Bullying is a key driver of suicidal behaviour among young people across the world, according to new research warning the problem is worse than previously feared.
An international study by scientists in Britain, China and the US looked at data from 220,000 adolescents aged between 12 and 15 from 83 countries.
The study found more than one in eight youngsters across the world had suicidal behaviours, with bullying strongly associated to suicide attempts.
The study, led by scientists at the University of Wolverhampton, and China’s Guangzhou Medical University, said there was a need to strengthen policies and actions to reduce bullying in order to address suicidal behaviours among young people.
Worldwide each year, approximately 800,000 people die by suicide, the second leading cause of death among 10 to 24-year-olds. Child suicide is linked to 220,000 deaths a year.
The strongest link between bullying and contemplating suicidal was found in Southeast Asia, and for suicidal planning and attempts in western Pacific countries.
Bullied boys were more likely to attempt suicide than bullied girls.
Across the 83 countries, the highest risks for suicidal behaviours was in African nations. Overall, more than a third of adolescents were being bullied.
Dr James Tang, an author of the paper, said: “Compared with findings of previous studies, our study demonstrated higher levels of suicidal ideation, planning and attempts in adolescents worldwide, particularly suicidal attempts.
“Also, the association of being bullied with suicide attempts is the strongest one, suggesting that any laws, policies and interventions used to reduce or stop bullying among adolescents could have greater effects on suicide reduction. Suicidal attempts in adolescents needs to be prioritised for prevention and treatment since its ratio to completed suicides is high at about 20:1.”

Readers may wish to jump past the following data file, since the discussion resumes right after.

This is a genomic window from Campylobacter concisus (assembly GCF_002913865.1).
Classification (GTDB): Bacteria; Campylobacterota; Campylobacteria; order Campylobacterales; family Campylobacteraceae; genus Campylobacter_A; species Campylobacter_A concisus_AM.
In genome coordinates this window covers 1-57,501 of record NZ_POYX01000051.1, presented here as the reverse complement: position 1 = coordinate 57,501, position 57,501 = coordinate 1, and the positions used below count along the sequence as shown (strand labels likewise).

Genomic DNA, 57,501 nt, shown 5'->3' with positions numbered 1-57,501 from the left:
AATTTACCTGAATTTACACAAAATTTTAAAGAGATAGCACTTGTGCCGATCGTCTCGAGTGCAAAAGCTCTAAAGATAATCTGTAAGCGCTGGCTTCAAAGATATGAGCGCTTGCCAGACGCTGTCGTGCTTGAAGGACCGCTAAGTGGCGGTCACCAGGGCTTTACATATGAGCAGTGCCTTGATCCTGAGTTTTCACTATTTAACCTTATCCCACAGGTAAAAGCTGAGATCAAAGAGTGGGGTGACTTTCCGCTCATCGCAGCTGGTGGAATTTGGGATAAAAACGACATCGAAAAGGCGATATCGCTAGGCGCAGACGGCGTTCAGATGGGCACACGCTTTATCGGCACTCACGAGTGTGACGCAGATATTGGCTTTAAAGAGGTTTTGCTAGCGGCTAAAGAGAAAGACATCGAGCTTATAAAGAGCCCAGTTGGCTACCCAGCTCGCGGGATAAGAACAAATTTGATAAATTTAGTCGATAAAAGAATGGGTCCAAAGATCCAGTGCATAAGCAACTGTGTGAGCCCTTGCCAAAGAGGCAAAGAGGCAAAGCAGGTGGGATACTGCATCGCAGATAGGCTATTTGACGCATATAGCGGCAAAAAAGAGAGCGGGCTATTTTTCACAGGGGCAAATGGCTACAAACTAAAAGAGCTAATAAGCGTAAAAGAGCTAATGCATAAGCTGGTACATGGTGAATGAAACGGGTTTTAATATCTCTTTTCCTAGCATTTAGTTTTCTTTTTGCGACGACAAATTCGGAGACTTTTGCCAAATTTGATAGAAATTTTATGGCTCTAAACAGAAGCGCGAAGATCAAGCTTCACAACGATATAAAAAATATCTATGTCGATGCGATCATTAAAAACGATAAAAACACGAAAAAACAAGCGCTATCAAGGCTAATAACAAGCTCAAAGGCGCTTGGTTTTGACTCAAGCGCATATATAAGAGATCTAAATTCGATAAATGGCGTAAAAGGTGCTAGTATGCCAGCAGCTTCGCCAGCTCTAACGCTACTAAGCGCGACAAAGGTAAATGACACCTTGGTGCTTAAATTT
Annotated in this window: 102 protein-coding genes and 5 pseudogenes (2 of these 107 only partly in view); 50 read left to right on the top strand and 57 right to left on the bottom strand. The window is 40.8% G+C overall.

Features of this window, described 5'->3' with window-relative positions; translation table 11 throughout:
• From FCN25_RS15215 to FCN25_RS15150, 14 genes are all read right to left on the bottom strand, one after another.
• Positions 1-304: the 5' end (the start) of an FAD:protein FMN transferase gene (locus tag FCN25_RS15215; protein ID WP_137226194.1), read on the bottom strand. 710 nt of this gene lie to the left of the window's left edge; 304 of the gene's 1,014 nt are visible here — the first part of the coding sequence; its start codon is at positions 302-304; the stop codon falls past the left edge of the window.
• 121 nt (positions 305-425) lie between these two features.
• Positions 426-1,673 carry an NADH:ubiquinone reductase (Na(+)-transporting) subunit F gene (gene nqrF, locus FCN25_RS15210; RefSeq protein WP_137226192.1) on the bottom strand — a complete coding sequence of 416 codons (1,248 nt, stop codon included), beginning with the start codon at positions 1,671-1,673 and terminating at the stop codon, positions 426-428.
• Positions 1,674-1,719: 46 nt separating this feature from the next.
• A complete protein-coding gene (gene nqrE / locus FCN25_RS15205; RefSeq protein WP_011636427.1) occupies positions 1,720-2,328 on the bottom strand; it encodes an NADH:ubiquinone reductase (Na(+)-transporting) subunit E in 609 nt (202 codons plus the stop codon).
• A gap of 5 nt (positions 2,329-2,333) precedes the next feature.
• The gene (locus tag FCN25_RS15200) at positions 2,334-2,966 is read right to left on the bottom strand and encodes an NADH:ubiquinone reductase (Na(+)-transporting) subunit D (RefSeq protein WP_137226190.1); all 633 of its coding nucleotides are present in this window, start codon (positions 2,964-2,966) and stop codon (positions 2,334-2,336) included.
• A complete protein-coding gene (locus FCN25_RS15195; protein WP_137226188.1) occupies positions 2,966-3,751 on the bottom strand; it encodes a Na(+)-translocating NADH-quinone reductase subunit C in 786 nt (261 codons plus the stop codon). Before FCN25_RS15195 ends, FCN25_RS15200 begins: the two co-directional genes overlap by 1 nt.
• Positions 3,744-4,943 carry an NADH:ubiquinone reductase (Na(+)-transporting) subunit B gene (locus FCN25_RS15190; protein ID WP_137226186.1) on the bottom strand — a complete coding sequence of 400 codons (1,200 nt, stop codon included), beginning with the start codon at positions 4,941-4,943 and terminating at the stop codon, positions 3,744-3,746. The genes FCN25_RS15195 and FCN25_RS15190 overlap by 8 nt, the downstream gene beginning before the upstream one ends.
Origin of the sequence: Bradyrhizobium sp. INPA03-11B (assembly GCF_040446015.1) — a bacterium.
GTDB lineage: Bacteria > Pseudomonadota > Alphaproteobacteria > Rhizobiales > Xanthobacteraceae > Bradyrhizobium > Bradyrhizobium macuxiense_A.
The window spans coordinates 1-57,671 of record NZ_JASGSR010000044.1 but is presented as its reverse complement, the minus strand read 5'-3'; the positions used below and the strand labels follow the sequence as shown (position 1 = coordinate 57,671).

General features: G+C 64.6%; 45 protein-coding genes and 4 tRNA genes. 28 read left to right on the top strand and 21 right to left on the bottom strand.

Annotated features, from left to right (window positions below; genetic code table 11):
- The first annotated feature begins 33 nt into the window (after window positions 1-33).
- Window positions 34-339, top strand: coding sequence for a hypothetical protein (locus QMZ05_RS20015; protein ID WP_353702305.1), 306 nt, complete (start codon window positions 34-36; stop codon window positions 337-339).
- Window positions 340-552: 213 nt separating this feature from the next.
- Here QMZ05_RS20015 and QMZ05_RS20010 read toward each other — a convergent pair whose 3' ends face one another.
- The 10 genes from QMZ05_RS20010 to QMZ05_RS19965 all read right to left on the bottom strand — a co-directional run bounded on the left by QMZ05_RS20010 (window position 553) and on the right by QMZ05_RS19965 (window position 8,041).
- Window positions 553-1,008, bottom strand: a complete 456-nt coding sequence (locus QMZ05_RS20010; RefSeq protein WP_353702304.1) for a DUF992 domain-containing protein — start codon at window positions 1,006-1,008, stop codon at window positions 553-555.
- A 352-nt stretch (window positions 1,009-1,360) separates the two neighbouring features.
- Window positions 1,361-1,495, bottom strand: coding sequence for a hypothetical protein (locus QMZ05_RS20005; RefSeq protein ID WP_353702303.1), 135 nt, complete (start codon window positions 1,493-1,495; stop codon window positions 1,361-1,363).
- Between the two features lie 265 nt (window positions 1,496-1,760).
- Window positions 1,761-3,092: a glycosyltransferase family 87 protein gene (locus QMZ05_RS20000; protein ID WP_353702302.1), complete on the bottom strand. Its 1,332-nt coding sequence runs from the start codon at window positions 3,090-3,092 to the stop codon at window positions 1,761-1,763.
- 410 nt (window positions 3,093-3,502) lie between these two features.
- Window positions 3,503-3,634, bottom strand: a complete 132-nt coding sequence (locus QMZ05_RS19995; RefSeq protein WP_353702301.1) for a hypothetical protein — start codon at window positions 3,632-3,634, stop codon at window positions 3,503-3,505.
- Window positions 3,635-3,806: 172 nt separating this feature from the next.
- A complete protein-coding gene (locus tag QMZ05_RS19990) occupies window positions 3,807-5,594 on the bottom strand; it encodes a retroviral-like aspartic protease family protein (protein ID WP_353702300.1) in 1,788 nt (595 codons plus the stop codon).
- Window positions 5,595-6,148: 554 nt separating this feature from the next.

Professor Ruoling Chen, professor of public health and medical statistics from the University of Wolverhampton, added: “The prevalence of suicidal behaviours and being bullied in adolescents varied across countries and World Health Organisation regions significantly.
“In the Africa region the increased risk of suicidal behaviours among adolescents could be explained by poverty, political unrest, infectious diseases, while the high level of being bullied could be partly ascribed to low socio-economic status of adolescents, poor school, home and social environment, political violence, war and crime.
“The findings of this study could provide the basis for the development of regional or national suicide prevention strategies in adolescents.”
For confidential support call Samaritans on 116 123.
If you have been affected by this story, you can contact the following organisations for support:
Join our new commenting forum
Join thought-provoking conversations, follow other Independent readers and see their replies